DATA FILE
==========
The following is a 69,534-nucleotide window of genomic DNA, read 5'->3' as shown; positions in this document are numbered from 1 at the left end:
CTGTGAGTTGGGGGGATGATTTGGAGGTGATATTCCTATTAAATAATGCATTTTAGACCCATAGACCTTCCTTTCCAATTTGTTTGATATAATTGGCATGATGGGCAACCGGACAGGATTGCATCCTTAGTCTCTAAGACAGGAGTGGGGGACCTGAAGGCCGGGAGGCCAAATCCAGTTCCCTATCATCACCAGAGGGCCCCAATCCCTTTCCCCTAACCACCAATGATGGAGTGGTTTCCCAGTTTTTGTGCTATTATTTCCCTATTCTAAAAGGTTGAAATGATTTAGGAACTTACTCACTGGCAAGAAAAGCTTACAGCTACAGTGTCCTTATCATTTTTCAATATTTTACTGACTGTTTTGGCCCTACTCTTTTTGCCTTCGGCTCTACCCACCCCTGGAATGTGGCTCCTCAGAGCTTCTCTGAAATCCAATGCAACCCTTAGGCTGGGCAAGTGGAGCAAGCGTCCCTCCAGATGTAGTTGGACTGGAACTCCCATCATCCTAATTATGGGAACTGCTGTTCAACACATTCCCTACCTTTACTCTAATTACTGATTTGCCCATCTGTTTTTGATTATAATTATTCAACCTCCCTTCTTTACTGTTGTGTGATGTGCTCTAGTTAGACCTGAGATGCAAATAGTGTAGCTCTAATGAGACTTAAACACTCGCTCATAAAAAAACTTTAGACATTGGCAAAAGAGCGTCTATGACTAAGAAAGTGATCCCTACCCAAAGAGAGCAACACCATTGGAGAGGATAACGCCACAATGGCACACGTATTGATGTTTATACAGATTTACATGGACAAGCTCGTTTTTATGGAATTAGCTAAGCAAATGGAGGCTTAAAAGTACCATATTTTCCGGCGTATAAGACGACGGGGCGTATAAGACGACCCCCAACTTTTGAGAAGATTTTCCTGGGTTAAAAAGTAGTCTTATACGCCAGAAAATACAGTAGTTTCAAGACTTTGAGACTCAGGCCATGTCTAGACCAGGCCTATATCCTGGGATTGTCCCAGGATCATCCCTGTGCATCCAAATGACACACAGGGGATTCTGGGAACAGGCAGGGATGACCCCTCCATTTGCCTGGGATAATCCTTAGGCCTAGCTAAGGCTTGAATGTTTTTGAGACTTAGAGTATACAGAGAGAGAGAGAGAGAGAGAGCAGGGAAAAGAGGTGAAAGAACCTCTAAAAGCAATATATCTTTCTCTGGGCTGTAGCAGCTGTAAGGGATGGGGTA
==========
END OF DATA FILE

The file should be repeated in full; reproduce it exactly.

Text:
The following is a 69,534-nucleotide window of genomic DNA, read 5'->3' as shown; positions in this document are numbered from 1 at the left end:
CTGTGAGTTGGGGGGATGATTTGGAGGTGATATTCCTATTAAATAATGCATTTTAGACCCATAGACCTTCCTTTCCAATTTGTTTGATATAATTGGCATGATGGGCAACCGGACAGGATTGCATCCTTAGTCTCTAAGACAGGAGTGGGGGACCTGAAGGCCGGGAGGCCAAATCCAGTTCCCTATCATCACCAGAGGGCCCCAATCCCTTTCCCCTAACCACCAATGATGGAGTGGTTTCCCAGTTTTTGTGCTATTATTTCCCTATTCTAAAAGGTTGAAATGATTTAGGAACTTACTCACTGGCAAGAAAAGCTTACAGCTACAGTGTCCTTATCATTTTTCAATATTTTACTGACTGTTTTGGCCCTACTCTTTTTGCCTTCGGCTCTACCCACCCCTGGAATGTGGCTCCTCAGAGCTTCTCTGAAATCCAATGCAACCCTTAGGCTGGGCAAGTGGAGCAAGCGTCCCTCCAGATGTAGTTGGACTGGAACTCCCATCATCCTAATTATGGGAACTGCTGTTCAACACATTCCCTACCTTTACTCTAATTACTGATTTGCCCATCTGTTTTTGATTATAATTATTCAACCTCCCTTCTTTACTGTTGTGTGATGTGCTCTAGTTAGACCTGAGATGCAAATAGTGTAGCTCTAATGAGACTTAAACACTCGCTCATAAAAAAACTTTAGACATTGGCAAAAGAGCGTCTATGACTAAGAAAGTGATCCCTACCCAAAGAGAGCAACACCATTGGAGAGGATAACGCCACAATGGCACACGTATTGATGTTTATACAGATTTACATGGACAAGCTCGTTTTTATGGAATTAGCTAAGCAAATGGAGGCTTAAAAGTACCATATTTTCCGGCGTATAAGACGACGGGGCGTATAAGACGACCCCCAACTTTTGAGAAGATTTTCCTGGGTTAAAAAGTAGTCTTATACGCCAGAAAATACAGTAGTTTCAAGACTTTGAGACTCAGGCCATGTCTAGACCAGGCCTATATCCTGGGATTGTCCCAGGATCATCCCTGTGCATCCAAATGACACACAGGGGATTCTGGGAACAGGCAGGGATGACCCCTCCATTTGCCTGGGATAATCCTTAGGCCTAGCTAAGGCTTGAATGTTTTTGAGACTTAGAGTATACAGAGAGAGAGAGAGAGAGAGAGCAGGGAAAAGAGGTGAAAGAACCTCTAAAAGCAATATATCTTTCTCTGGGCTGTAGCAGCTGTAAGGGATGGGGTA